Each month, we will provide information regarding the previous month’s climate. Overall, preliminary data analysis suggests that October 2013 was the 7th warmest October on record (since 1880). Major stories include Cyclone Phailin, another warm month for Australia, and Alaska’s warmest October on record.
Dataset: 20131120 EarthNow: October 2013 Highlights
Dataset: 20131120 EarthNow: AUDIO October 2013 Highlights
- This dataset shows some of the major October weather and climate highlights from the National Climatic Data Center’s (NCDC) monthly global climate analysis, and serves as an overview of what can be discussed in the datasets that follow. Highlights are noted below with more information.
- North-Central U.S.: An early-season blizzard dropped up to 3 feet of snow across parts of Wyoming and South Dakota.
- Alaska: Experienced its warmest October on record (since 1918).
- Australia: Not only did Australia have its warmest October on record, but the January – October period was also the warmest on record.
- Japan: Some areas received nearly twice the normal monthly average precipitation.
- Cyclone Phailin: October 4-14; Max. Winds: 260 km/hr; Strongest cyclone to impact India since October 1999.
- Spain: Sixth warmest October on record.
Global Temperature Anomalies Dataset
Dataset: 20131120 EarthNow: October 2013 Temperature Anomaly
Dataset: 20131120 EarthNow: AUDIO October 2013 Temperature Anomaly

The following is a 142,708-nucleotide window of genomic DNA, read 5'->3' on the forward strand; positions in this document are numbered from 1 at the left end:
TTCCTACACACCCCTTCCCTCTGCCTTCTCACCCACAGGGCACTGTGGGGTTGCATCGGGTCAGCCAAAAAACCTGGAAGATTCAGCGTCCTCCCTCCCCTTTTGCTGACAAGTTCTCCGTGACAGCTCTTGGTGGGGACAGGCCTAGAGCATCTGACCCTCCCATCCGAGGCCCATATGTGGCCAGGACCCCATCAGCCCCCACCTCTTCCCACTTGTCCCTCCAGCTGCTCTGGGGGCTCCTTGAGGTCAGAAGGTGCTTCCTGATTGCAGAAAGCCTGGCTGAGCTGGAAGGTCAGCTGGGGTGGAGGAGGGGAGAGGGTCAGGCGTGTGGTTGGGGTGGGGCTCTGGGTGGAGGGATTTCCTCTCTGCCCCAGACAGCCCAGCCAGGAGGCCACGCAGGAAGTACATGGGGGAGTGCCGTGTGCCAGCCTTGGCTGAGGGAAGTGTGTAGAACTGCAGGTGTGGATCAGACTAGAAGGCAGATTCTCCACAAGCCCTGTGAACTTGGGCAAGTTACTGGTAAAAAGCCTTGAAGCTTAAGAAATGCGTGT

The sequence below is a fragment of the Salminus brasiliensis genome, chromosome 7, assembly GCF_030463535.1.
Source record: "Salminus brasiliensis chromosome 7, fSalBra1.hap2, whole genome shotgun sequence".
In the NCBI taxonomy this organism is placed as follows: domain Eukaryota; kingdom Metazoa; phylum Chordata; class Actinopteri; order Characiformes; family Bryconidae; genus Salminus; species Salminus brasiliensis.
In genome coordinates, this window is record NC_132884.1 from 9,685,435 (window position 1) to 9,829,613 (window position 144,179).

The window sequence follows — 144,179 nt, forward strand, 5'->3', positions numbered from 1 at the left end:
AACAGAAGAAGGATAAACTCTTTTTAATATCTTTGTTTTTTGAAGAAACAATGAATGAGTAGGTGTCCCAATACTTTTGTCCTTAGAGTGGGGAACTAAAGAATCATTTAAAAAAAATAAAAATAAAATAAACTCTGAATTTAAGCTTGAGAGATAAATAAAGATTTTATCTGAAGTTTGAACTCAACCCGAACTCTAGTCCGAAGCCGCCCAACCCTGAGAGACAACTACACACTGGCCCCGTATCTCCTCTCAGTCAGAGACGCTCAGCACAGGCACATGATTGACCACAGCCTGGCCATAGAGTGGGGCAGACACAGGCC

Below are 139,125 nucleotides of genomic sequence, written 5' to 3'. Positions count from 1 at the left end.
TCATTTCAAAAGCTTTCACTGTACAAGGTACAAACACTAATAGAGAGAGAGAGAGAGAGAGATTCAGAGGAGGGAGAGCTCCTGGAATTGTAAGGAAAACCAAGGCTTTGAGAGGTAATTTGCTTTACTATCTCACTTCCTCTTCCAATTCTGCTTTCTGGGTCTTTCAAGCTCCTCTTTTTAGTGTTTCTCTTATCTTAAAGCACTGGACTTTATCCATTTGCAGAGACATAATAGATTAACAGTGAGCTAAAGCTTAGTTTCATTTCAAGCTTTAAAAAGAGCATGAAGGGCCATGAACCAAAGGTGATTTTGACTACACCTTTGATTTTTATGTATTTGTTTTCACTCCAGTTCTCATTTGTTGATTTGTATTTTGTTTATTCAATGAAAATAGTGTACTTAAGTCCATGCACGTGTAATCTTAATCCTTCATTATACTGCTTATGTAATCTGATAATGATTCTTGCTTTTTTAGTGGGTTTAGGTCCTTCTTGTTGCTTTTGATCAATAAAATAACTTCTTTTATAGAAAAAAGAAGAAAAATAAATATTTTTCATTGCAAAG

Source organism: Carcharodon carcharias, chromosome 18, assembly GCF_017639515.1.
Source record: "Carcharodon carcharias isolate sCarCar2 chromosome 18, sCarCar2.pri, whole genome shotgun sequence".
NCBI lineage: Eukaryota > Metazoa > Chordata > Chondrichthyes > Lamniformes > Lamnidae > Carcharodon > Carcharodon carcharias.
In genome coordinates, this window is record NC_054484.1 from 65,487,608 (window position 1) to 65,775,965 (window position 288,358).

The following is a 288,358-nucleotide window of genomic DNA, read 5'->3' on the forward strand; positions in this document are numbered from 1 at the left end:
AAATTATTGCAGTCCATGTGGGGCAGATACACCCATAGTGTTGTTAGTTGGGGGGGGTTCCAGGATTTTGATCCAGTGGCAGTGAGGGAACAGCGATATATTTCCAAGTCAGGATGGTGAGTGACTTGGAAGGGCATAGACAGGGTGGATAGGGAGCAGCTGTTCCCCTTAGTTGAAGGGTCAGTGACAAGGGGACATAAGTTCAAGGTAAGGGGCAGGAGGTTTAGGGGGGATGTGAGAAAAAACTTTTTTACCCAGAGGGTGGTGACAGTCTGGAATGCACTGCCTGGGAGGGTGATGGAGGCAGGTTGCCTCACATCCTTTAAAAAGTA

- Using the real-time Monthly Temperature Anomalies dataset is a great way to convey where some of the warmer and cooler than average areas were in October, including those mentioned above in the highlights.
- The combined global land and ocean average surface temperature for September 7th warmest on record (since 1880).
Sea Surface Temperature Anomalies Dataset
Dataset: 20131120 EarthNow: October 2013 SST Anomaly
Dataset: 20131120 EarthNow: AUDIO October 2013 SST Anomaly
- The real-time sea surface temperature anomaly dataset is a great way to visualize the El Niño – Southern Oscillation (ENSO) cycle in the eastern tropical Pacific ocean. For October 2013, these waters hovered near average, indicating an ENSO Neutral period. The Climate Prediction Center anticipates a continued neutral period into the northern hemisphere Spring.
- Remember that the blues indicate cooler than average temperatures and reds indicate warmer than average temperatures (white: average).
Snow and Ice Cover Dataset
Dataset: 20131120 EarthNow: October 2013 Snow and Ice Cover
Dataset: 20131120 EarthNow: AUDIO October 2013 Snow and Ice Cover
- Aside from helping to illustrate seasonal changes, the real-time Snow and Ice Cover dataset is a great way to convey sea ice change through time, including discussing how the current sea ice extent compares to other noteworthy years.
- The Arctic sea ice extent for October 2013 was the sixth lowest on since satellite records began in 1979.
- In Antarctica, the sea ice extent was the largest on record.
Where do I find the datasets?
First, check your SOS system to make sure it’s not already in the EarthNow category.
If not, you can download the datasets and playlist files from this FTP Site.
Then download and use playlist files at the top of the page (or create your own) and make sure they are in /home/sos/sosrc or /home/sosdemo/sosrc.
Helpful Resources for More Information
http://go.wisc.edu/3nd6pg National Climatic Data Center (NCDC)
http://go.wisc.edu/9y2618 About ENSO (El Niño/La Niña)
http://go.wisc.edu/1nx2n3 NCDC’s Global Climate Report